This paper addresses examples of sensing and active mechanisms inherent in some biological species where both plants and animals cases are discussed: mechanosensors and actuators in Venus Fly Trap and cucumber tendrils, chemosensors in insects, two cases of interactions between different kingdoms, (i) cotton plant smart defense system and (ii) bird-of-paradise flower and hamming bird interaction. All these cases lead us to recognize how energy-efficient and flexible the biological sensors and actuators are. This review reveals the importance of integration of sensing and actuation functions into an autonomous system if we make biomimetic design of a set of new autonomous systems which can sense and actuate under a number of different stimuli and threats.
While some researchers see developments on the nanotechnology scale as the major or exclusive biomimetic trend in
the 21st century, others insist that the exploration of the biomimetic potentialities of macroscopic systems has hardly
been started. On either scale exploration of biological systems and development of engineering materials proceed in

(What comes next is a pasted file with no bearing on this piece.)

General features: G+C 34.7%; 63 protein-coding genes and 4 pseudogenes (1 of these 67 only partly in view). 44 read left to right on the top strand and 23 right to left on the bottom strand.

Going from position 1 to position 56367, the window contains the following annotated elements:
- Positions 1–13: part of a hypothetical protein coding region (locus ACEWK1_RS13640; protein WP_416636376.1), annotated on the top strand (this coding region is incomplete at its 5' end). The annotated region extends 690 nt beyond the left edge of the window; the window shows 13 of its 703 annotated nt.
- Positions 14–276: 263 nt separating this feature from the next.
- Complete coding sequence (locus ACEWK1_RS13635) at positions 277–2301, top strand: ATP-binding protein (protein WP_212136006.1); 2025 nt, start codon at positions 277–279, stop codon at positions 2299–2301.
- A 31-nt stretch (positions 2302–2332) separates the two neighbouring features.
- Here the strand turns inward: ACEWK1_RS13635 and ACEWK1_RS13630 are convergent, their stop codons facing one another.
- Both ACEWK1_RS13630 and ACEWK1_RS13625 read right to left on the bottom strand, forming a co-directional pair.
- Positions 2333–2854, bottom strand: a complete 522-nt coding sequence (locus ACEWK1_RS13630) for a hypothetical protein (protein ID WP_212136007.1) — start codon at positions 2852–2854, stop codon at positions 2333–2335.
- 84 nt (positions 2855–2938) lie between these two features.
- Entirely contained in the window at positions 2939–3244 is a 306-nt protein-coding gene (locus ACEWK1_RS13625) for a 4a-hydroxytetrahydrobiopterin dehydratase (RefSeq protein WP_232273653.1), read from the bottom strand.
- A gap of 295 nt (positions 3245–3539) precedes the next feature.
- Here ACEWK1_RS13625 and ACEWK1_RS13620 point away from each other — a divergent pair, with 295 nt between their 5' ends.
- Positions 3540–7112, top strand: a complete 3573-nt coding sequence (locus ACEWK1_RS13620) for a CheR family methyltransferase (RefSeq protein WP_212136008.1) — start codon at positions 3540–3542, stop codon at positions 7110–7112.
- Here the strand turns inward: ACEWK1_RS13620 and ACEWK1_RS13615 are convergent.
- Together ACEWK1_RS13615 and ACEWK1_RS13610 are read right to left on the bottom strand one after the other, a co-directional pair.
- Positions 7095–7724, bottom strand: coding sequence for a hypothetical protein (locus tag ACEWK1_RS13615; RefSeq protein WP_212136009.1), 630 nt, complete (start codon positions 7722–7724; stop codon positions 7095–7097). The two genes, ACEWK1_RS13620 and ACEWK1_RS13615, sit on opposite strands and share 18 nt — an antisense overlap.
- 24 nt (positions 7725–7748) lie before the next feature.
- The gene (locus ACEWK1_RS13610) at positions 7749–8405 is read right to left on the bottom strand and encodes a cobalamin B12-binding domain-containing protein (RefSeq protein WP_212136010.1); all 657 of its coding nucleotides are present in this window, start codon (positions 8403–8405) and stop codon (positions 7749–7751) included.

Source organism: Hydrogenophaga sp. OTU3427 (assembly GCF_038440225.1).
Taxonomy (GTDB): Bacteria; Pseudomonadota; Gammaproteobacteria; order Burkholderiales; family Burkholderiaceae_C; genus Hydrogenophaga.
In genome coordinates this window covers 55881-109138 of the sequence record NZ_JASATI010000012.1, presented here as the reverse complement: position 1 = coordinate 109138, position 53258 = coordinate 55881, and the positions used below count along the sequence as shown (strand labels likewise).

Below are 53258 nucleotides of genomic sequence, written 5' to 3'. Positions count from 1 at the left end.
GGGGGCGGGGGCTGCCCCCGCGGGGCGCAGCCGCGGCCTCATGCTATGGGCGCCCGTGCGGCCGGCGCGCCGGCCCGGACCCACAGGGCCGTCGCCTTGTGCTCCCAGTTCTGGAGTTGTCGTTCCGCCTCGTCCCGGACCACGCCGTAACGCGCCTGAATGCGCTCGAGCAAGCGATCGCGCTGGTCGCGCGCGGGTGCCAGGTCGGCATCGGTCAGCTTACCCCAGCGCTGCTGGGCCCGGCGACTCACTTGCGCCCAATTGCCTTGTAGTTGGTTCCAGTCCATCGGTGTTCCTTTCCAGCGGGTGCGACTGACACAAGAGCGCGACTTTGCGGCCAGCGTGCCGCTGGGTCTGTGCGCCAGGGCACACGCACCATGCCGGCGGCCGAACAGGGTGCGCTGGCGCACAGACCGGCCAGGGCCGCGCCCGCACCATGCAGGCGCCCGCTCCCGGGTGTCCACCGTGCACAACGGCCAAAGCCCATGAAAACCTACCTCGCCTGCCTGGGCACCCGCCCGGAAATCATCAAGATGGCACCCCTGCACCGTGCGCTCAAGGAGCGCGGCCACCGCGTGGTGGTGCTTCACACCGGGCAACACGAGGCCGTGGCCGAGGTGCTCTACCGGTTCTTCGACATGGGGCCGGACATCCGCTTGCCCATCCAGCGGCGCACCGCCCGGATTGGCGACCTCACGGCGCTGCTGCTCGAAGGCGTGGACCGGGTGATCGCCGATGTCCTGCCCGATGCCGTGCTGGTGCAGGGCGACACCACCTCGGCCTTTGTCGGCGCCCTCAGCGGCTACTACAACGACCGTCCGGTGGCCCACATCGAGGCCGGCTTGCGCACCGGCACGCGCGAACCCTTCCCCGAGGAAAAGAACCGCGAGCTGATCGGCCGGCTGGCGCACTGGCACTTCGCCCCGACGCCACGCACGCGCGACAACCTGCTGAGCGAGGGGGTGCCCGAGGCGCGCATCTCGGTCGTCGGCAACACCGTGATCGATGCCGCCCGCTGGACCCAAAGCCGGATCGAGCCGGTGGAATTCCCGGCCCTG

parallel and this provides the opportunity to actively search for similar, convergent solutions and designs in both
directions. Recent studies of plant motors ranging from rapid calcium-dependent shape changes in plant proteins
(forisomes) to the rapid closure of Venus flytraps and the ultra- rapid opening of dogwood flowers attracted the attention
of both biologists and engineers. Here we summarize the principal differences of the nanomotors and macromotors that
drive plant and animal movements. Then we describe three types of hydration motors that are common in plants:
osmotic, colloid, and fibrous. In engineering electroactive polymers (EAPs) have emerged as new actuation materials
with large, electrically induced strain and bending capacity. It remains to be seen whether hydrated EAPs with low
voltage-actuation have bioconvergent relevance and proximity to biological situations; in particular plant movements.
So far we only know that (i) pH-sensitive poly-ionic polymers like pectins are a common occurrence in the primary
walls and occasionally some vacuoles of plant cells, (ii), that strong electric field changes also occur in living tissues,
and (iii) that some aspects of their action are not understood and remain a matter of further investigation.